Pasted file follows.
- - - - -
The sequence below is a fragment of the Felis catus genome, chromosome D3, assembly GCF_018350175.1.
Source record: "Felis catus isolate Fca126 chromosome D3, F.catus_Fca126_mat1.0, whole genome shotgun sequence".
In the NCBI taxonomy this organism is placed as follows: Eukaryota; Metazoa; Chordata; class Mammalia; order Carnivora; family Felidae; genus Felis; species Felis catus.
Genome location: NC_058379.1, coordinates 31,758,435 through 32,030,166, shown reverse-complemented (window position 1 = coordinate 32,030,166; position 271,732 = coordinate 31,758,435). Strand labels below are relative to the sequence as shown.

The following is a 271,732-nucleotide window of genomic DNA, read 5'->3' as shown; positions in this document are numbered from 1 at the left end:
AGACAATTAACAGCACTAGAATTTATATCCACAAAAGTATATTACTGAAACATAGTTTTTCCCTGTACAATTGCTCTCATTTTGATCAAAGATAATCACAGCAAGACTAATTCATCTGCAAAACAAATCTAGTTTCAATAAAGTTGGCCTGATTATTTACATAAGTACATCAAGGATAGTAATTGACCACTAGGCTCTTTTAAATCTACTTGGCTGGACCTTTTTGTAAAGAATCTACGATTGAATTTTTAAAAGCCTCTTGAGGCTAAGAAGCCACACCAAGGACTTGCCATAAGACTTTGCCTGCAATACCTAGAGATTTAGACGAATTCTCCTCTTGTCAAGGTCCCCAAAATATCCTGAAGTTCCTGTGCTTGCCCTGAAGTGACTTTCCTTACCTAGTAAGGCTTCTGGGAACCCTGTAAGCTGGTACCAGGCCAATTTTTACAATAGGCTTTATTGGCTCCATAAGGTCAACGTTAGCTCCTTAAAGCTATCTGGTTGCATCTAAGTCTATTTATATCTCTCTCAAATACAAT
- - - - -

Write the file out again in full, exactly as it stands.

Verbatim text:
The sequence below is a fragment of the Felis catus genome, chromosome D3, assembly GCF_018350175.1.
Source record: "Felis catus isolate Fca126 chromosome D3, F.catus_Fca126_mat1.0, whole genome shotgun sequence".
In the NCBI taxonomy this organism is placed as follows: Eukaryota; Metazoa; Chordata; class Mammalia; order Carnivora; family Felidae; genus Felis; species Felis catus.
Genome location: NC_058379.1, coordinates 31,758,435 through 32,030,166, shown reverse-complemented (window position 1 = coordinate 32,030,166; position 271,732 = coordinate 31,758,435). Strand labels below are relative to the sequence as shown.

The following is a 271,732-nucleotide window of genomic DNA, read 5'->3' as shown; positions in this document are numbered from 1 at the left end:
AGACAATTAACAGCACTAGAATTTATATCCACAAAAGTATATTACTGAAACATAGTTTTTCCCTGTACAATTGCTCTCATTTTGATCAAAGATAATCACAGCAAGACTAATTCATCTGCAAAACAAATCTAGTTTCAATAAAGTTGGCCTGATTATTTACATAAGTACATCAAGGATAGTAATTGACCACTAGGCTCTTTTAAATCTACTTGGCTGGACCTTTTTGTAAAGAATCTACGATTGAATTTTTAAAAGCCTCTTGAGGCTAAGAAGCCACACCAAGGACTTGCCATAAGACTTTGCCTGCAATACCTAGAGATTTAGACGAATTCTCCTCTTGTCAAGGTCCCCAAAATATCCTGAAGTTCCTGTGCTTGCCCTGAAGTGACTTTCCTTACCTAGTAAGGCTTCTGGGAACCCTGTAAGCTGGTACCAGGCCAATTTTTACAATAGGCTTTATTGGCTCCATAAGGTCAACGTTAGCTCCTTAAAGCTATCTGGTTGCATCTAAGTCTATTTATATCTCTCTCAAATACAAT